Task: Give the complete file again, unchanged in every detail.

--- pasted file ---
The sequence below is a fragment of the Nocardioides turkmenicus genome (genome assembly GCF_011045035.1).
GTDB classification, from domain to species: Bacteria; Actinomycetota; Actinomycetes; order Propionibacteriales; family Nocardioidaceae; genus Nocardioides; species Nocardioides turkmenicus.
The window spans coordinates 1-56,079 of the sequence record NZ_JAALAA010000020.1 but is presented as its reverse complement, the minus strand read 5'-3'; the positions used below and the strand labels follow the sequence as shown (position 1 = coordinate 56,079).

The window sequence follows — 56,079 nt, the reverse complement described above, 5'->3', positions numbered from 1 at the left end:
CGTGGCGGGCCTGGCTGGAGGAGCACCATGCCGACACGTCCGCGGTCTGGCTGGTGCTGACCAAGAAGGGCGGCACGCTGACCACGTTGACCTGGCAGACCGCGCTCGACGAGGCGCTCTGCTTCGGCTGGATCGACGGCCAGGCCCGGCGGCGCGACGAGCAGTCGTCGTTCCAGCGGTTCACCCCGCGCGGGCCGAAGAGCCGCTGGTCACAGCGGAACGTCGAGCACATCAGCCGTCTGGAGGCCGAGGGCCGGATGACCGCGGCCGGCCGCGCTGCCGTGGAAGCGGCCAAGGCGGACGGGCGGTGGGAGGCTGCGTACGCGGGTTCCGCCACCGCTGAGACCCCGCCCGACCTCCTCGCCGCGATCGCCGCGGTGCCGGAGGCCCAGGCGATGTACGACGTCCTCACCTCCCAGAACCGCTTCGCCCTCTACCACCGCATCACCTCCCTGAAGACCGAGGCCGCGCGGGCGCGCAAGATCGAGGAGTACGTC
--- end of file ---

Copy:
The sequence below is a fragment of the Nocardioides turkmenicus genome (genome assembly GCF_011045035.1).
GTDB classification, from domain to species: Bacteria; Actinomycetota; Actinomycetes; order Propionibacteriales; family Nocardioidaceae; genus Nocardioides; species Nocardioides turkmenicus.
The window spans coordinates 1-56,079 of the sequence record NZ_JAALAA010000020.1 but is presented as its reverse complement, the minus strand read 5'-3'; the positions used below and the strand labels follow the sequence as shown (position 1 = coordinate 56,079).

The window sequence follows — 56,079 nt, the reverse complement described above, 5'->3', positions numbered from 1 at the left end:
CGTGGCGGGCCTGGCTGGAGGAGCACCATGCCGACACGTCCGCGGTCTGGCTGGTGCTGACCAAGAAGGGCGGCACGCTGACCACGTTGACCTGGCAGACCGCGCTCGACGAGGCGCTCTGCTTCGGCTGGATCGACGGCCAGGCCCGGCGGCGCGACGAGCAGTCGTCGTTCCAGCGGTTCACCCCGCGCGGGCCGAAGAGCCGCTGGTCACAGCGGAACGTCGAGCACATCAGCCGTCTGGAGGCCGAGGGCCGGATGACCGCGGCCGGCCGCGCTGCCGTGGAAGCGGCCAAGGCGGACGGGCGGTGGGAGGCTGCGTACGCGGGTTCCGCCACCGCTGAGACCCCGCCCGACCTCCTCGCCGCGATCGCCGCGGTGCCGGAGGCCCAGGCGATGTACGACGTCCTCACCTCCCAGAACCGCTTCGCCCTCTACCACCGCATCACCTCCCTGAAGACCGAGGCCGCGCGGGCGCGCAAGATCGAGGAGTACGTC